So what do I see in a case like this...
Anatomy of a youthful tooth: sharp line angles, prominent central lobe and contouring at the gingival embrasures on the mesial and distal. This is contouring that is done post mill.
Fun color patterns: the white bands at the gingival 1/3, the blue translucency and the white framing along the incisal edge.
Reflections: Do my reflections mirror each other? If so, then my anatomy is similar. If not, I need to re-contour to get them to match.
and the final...
Don't you just love that we have this capability in our office? So.dang.cool.
Ivoclar Vivadent Reprises “Just Cure It!” Bluephase® Style Initiative
Company to donate $100 for each curing light sold to support breast cancer research
In honor of Breast Cancer Awareness month, Ivoclar Vivadent will once again donate $100 for each pink Bluephase® Style LED Curing Light sold during the month of October to Susan G. Koman for breast cancer research. Ivoclar Vivadent employees have also supported the cause by participating in the Susan G. Koman Race for the Cure. This marks the sixth year for Ivoclar Vivadent’s “Just Cure It!” campaign, which was initiated in 2013.
“Each year we are inspired by how well-received this campaign is, and we remain committed to helping to fund the research that is so essential to finding a cure,” emphasized Robert A. Ganley, CEO of Ivoclar Vivadent.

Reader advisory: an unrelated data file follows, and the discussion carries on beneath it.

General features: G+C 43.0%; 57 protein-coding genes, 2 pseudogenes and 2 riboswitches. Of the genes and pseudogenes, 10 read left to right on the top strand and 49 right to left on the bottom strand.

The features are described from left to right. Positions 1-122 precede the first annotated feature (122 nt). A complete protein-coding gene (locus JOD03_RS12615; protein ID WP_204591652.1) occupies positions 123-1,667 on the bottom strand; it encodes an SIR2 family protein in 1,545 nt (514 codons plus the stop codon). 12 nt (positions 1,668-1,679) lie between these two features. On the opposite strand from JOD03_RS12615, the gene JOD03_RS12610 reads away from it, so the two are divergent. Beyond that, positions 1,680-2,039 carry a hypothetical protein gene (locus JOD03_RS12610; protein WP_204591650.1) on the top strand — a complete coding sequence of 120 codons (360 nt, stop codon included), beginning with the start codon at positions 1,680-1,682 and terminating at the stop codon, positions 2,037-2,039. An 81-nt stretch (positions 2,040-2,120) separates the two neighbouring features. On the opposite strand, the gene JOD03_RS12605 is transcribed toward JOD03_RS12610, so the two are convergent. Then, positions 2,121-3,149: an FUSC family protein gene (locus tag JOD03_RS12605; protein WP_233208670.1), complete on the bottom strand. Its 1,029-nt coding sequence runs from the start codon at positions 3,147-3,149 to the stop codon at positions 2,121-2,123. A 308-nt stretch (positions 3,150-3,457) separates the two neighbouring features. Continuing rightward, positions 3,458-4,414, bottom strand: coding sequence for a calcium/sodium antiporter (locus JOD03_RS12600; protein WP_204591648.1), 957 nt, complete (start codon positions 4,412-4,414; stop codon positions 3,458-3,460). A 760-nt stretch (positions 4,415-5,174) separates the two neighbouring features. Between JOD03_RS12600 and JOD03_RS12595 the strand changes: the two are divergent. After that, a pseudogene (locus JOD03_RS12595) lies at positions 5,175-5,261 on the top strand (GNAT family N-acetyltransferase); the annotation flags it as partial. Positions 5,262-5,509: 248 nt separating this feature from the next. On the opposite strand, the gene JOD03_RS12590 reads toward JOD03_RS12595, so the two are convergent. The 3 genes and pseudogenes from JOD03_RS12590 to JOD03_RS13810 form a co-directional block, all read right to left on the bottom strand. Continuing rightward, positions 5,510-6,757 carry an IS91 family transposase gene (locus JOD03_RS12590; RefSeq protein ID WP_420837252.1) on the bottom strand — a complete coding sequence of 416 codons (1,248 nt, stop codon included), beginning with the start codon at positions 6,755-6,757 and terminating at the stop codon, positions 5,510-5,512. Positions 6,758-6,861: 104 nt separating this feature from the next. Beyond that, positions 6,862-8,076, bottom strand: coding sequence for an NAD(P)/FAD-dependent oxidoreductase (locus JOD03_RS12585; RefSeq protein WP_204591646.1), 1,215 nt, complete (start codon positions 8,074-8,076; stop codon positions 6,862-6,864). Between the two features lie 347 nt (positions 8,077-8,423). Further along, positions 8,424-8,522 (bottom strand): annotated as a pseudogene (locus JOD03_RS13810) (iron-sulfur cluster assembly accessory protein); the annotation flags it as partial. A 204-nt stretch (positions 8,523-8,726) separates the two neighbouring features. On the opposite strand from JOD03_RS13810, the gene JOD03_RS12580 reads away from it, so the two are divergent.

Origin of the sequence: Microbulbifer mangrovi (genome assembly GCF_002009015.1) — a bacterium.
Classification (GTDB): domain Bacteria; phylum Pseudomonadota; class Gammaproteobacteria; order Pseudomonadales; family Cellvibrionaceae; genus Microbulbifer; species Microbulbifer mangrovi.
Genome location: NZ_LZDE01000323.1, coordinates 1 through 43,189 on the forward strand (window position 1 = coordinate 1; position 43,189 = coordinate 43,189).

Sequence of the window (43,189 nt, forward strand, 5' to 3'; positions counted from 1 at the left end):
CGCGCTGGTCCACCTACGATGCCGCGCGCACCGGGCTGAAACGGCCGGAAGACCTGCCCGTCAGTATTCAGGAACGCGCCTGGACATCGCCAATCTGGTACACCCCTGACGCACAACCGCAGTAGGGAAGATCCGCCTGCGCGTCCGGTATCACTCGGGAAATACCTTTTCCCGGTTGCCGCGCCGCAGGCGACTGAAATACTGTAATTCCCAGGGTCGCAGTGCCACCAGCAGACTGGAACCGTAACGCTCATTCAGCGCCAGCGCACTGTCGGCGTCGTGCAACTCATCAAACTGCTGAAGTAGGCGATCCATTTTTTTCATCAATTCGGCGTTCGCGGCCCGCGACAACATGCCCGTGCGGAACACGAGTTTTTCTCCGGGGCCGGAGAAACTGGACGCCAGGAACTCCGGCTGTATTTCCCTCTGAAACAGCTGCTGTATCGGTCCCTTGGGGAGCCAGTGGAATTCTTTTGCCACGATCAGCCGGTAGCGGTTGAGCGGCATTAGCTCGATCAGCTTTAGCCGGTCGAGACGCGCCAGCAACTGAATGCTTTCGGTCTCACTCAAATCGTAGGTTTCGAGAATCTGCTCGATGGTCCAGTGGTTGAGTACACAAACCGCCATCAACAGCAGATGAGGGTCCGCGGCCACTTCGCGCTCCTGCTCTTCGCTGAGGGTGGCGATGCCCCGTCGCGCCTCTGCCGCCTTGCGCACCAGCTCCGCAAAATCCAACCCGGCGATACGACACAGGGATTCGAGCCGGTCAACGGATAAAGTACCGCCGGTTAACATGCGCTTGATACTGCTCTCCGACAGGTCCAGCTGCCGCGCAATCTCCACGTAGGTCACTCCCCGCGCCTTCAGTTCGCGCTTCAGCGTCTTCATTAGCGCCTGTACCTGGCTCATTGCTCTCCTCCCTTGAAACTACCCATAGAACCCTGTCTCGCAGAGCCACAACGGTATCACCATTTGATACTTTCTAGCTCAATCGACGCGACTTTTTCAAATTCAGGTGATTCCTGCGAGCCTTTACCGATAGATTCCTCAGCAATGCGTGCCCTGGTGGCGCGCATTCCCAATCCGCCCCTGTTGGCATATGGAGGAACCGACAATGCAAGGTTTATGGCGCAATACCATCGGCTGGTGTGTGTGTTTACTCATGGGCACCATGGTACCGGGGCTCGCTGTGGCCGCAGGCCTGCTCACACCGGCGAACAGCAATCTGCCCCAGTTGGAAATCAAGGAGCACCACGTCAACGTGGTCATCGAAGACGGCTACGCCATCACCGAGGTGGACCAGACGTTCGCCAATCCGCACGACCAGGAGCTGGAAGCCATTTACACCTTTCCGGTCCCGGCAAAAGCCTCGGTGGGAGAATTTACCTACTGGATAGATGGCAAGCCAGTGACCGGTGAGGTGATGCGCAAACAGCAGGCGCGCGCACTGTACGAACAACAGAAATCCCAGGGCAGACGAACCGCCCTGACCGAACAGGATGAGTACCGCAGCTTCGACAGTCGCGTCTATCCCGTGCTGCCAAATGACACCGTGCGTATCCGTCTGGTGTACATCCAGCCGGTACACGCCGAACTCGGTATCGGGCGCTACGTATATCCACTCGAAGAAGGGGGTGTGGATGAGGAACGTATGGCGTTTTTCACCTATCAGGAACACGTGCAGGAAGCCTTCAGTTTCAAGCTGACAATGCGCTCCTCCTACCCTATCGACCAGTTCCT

Withits Polywave™ technology, the Bluephase Style provides the broadest spectrum available to efficiently cure all dental materials, and its specially designed light probe easily accesses posterior teeth. The Bluephase® Style can be used cordless or corded, and its slim design and intuitive two-button operation is lightweight, very small, and ideal for any treatment.
According to the National Cancer Institute (NCI), an estimated 266,120 new cases of breast cancer are expected to be diagnosed in the United States in 2018, which underscores the aggressive and deadly nature of the disease. While there is still much to learn about breast cancer, the NCI has reported a steady decline in breast cancer deaths since 1990, which is attributed to advancements in diagnosis and treatment. For more information, contact the National Cancer Institute at the National Institutes of Health at www.cancer.gov/cancertopics/types/breast, or by phone at 1-800-4-cancer.